The best of EcoWatch, right in your inbox. Sign up for our email newsletter!
Government Fails to Protect American's from Superbug Epidemic
Let's talk about America's farmgrown terrorism epidemic. Back on Sept. 11, nearly 3,000 people lost their lives in the attacks on the World Trade Center, Pentagon, and in Shanksville, Pennsylvania. Since 9/11, our government has spent more than $7.6 trillion on military and homeland security operations in response to the deaths of those roughly 3,000 souls. Now, compare that to the fact that each year, 23,000 Americans die from antibiotic-resistant infections, and another 2 million get sick. That's the equivalent of nearly eight 9/11's per year. But our government isn't doing a thing about it.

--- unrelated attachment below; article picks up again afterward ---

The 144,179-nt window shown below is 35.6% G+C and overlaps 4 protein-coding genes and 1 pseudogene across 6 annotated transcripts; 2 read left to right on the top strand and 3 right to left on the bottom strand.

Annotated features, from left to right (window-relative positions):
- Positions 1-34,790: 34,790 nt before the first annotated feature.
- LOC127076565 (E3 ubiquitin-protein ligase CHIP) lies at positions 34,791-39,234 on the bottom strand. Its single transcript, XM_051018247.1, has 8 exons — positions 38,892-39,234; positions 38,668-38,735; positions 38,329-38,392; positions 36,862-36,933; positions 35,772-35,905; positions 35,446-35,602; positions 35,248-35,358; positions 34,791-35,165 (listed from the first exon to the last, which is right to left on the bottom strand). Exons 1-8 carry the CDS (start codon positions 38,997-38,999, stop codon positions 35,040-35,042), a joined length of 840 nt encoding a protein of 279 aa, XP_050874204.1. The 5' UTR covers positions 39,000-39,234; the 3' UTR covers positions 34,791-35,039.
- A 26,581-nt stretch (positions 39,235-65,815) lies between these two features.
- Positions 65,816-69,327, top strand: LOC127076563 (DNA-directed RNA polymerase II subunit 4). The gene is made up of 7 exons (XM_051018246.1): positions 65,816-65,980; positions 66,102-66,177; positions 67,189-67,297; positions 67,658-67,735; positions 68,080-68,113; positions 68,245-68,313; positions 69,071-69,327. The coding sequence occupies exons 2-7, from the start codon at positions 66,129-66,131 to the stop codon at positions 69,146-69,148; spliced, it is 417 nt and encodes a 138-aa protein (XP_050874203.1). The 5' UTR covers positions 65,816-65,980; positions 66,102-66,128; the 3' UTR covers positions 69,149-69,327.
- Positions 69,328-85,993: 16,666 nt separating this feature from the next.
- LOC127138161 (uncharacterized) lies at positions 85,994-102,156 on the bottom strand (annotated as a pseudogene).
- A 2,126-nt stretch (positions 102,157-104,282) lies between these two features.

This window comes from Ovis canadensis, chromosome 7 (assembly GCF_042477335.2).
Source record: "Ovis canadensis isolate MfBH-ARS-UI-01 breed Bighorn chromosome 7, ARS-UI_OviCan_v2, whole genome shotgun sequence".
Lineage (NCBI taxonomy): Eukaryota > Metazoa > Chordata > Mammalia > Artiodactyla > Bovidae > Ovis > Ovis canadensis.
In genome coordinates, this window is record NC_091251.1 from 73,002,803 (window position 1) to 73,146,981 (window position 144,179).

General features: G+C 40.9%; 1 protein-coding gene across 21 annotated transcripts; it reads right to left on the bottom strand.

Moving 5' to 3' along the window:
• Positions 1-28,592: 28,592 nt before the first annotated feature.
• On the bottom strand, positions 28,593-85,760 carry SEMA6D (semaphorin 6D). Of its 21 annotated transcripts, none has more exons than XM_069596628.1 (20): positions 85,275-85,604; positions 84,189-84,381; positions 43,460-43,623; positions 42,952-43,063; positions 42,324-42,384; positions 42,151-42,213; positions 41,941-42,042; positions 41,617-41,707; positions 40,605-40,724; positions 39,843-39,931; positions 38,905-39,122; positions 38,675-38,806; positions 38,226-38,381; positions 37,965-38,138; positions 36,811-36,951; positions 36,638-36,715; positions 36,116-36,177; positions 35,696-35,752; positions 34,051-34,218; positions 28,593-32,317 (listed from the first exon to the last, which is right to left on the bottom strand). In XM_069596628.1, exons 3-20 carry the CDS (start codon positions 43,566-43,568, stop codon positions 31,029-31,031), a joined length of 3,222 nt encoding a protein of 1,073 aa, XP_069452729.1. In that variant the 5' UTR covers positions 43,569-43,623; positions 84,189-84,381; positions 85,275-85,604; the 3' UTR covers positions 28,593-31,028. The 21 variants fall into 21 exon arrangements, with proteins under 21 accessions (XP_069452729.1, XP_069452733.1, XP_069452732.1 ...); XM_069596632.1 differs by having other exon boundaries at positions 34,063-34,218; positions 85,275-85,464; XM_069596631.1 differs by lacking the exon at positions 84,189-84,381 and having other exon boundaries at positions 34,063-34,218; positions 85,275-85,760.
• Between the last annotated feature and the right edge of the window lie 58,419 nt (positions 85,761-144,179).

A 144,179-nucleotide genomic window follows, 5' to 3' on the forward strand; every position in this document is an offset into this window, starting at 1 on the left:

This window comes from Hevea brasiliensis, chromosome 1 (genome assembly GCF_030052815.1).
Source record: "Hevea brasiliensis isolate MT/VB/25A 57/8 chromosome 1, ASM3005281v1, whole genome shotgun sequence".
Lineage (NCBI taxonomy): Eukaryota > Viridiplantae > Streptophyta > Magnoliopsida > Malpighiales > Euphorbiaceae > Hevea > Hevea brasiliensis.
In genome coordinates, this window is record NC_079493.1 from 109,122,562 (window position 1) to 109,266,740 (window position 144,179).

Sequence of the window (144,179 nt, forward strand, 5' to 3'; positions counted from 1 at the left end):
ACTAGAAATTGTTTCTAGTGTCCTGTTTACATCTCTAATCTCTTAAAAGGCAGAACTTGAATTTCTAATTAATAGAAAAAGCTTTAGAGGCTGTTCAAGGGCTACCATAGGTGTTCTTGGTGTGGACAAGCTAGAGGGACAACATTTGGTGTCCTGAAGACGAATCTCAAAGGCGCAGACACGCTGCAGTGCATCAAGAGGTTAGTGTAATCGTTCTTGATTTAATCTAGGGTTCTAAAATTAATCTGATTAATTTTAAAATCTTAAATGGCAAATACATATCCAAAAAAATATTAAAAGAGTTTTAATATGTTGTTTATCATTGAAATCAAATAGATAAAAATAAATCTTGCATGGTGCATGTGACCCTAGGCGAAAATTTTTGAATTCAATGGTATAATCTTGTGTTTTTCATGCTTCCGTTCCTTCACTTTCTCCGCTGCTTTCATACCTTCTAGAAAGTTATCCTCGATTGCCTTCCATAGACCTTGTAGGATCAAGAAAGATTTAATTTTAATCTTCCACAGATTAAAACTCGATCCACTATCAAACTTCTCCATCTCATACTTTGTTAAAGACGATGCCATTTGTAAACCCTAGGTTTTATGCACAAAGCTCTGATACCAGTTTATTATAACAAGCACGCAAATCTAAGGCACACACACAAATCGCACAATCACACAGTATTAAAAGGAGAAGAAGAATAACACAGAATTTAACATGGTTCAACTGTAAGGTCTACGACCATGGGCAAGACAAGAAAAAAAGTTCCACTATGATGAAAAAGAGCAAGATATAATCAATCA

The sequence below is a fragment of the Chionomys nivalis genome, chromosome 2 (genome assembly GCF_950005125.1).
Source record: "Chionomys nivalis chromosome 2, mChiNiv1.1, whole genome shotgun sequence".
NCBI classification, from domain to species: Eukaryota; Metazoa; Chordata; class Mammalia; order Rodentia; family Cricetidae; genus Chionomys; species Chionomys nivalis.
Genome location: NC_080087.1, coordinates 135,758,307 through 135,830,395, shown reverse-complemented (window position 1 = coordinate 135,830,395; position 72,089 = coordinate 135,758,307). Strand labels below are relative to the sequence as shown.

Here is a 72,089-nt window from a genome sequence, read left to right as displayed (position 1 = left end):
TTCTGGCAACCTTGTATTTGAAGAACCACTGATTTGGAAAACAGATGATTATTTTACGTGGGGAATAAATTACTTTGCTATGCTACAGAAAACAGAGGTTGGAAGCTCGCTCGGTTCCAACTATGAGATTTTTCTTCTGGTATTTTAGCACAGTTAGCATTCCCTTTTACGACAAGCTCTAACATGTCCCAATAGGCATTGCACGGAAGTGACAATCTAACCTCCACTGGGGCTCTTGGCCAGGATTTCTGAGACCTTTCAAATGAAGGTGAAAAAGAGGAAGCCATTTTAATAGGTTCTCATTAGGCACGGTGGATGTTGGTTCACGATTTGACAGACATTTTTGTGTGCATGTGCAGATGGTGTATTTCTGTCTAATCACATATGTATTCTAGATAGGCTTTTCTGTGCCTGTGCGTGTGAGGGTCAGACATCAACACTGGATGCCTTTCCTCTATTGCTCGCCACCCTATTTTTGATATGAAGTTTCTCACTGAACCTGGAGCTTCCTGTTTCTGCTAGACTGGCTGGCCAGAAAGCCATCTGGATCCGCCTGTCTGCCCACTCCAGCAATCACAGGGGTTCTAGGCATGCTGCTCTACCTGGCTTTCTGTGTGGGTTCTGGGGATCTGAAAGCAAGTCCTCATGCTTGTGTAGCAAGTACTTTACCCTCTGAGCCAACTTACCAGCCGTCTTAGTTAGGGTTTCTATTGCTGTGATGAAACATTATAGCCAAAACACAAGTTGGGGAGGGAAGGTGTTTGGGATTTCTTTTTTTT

In 2011 alone, nearly 30 million pounds of antibiotics were purchased by Big Agriculture, to promote growth in the animals, and to reduce the spread of disease in the horrific factory farm conditions. Photo credit: Shutterstock
Each year, Big Agriculture feeds millions and millions of pounds of antibiotics to factory farm animals, all to slightly increase their profits by plumping up their meat. In 2011 alone, nearly 30 million pounds of antibiotics were purchased by Big Agriculture, to promote growth in the animals, and to reduce the spread of disease in the horrific factory farm conditions. That 30 million pounds is a staggering four times the amount of antibiotics that were prescribed to humans that year.